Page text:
I would say that, many times, the driving reason to switch vendors has to do with a lack of support from the vendor, or the client's perception of a lack of support and a lack of commitment from the vendor. There's a disconnect in the relationship; there were deliverables or commitments that didn't get achieved or the client feels frustrated with the vendor because they feel that the vendor isn't treating them [in the way] they expect.

The second [leading] driver tends to be a change in leadership or an organization's direction. New leaders bring with them a solution that they prefer to use; that they've had a better relationship with.

I couldn't give an exact statistic, but the majority of the time it is the relationship that is too far damaged, not the application performance. Support, turnaround times, performance, the perception that the solution did not meet the needs -- -these are the wrong reasons to change, but they're often the reasons organizations will make a shift.

What are the justifiable reasons for making a switch?

The primary one is often system performance, or the application's stability and its ability to deliver to the business. The second might be the vendor footprint. An organization that purchased an applicant-tracking solution two years ago is looking to expand, to do true talent management or [have] a broader footprint -- something that its vendor [currently] can't do. So it might look to another solution or a platform that will grow with their business needs.

Are there things a company can fix or tweak in its current system, thereby making a switch to a new one unnecessary?

There are always certain things that you can adjust within your existing solution.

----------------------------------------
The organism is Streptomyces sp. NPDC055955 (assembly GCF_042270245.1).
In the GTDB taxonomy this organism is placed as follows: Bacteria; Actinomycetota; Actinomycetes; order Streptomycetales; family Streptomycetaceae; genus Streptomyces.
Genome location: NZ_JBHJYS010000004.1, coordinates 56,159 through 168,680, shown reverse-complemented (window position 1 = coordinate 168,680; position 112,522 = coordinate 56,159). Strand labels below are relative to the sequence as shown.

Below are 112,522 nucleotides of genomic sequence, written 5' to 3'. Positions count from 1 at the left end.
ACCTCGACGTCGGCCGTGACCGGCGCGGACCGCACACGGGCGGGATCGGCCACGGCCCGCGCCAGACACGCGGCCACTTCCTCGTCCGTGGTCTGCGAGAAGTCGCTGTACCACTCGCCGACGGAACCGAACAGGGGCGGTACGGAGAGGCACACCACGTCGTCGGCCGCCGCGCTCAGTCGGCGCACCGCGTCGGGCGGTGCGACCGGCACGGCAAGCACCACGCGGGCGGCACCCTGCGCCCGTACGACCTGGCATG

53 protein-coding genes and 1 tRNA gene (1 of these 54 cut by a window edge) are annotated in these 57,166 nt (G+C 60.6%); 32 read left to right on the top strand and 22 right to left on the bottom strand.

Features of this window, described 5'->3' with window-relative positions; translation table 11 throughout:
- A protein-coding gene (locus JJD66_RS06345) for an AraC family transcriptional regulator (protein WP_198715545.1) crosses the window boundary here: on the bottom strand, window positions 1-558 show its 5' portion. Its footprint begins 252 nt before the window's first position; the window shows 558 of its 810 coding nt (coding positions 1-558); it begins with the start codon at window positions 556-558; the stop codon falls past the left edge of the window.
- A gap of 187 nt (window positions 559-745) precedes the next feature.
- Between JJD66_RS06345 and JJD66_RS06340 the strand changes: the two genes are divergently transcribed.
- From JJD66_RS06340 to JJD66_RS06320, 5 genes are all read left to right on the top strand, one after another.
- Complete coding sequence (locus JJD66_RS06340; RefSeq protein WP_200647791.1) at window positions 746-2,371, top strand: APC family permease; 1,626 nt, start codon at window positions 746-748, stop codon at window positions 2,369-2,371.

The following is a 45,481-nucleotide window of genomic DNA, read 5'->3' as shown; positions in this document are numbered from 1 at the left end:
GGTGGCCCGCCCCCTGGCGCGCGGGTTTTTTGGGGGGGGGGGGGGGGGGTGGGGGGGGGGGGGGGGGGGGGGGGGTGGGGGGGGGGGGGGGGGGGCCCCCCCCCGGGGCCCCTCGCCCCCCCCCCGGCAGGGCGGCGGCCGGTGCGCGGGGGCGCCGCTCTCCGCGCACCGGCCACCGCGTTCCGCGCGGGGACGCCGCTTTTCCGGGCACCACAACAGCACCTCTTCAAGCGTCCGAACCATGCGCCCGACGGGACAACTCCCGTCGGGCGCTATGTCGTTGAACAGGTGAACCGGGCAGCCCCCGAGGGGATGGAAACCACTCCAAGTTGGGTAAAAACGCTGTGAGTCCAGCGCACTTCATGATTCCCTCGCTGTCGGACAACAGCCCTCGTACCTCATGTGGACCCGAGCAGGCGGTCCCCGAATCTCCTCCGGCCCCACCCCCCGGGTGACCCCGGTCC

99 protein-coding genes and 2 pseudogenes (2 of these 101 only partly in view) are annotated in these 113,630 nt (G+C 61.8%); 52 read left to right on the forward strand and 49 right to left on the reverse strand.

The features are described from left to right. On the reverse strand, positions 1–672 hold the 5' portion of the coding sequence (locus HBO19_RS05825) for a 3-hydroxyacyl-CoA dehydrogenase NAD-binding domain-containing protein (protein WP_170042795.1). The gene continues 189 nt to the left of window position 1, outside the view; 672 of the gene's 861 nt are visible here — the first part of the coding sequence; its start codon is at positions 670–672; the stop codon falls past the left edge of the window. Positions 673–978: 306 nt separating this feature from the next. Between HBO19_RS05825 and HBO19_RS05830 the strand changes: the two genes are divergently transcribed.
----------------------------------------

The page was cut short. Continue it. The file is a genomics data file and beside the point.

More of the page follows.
We've seen organizations that said "This is absolutely the process we must maintain," and they've retrofitted the product to meet the process, when, in fact, changing the process itself -- just through one or two tweaks -- would [permit the application] to work much better. 

I've been in many debates with management folks in my past career lives as to what comes first, process or technology, and which drives which. Does process drive technology or does technology drive process?

I think there needs to be a little bit of a give and take with both. The technology solutions that are out there today have an enormous amount of options and multiple ways to support your recruitment process and workflow.

What are some of things you encourage your clients to keep in mind as they consider a switch?

One of the things we really try to encourage our clients to do is to move away from the past, to really make sure that the new solution they're selecting isn't based on the fact that "We had it this way and we didn't like it, so we have to have it that way." It's making sure that they can move beyond their previous experiences and start afresh.

Realistic expectations are one of the things we try to press as often as possible. No relationship is ever going to be perfect.

Three dimensions that HR absolutely has to consider across the board are the technical compatibility, the functional compatibility and the vendor compatibility with the organization. Then there's a lot of criteria underneath those three dimensions that will help them differentiate the vendors that will prove to be better partners in the future.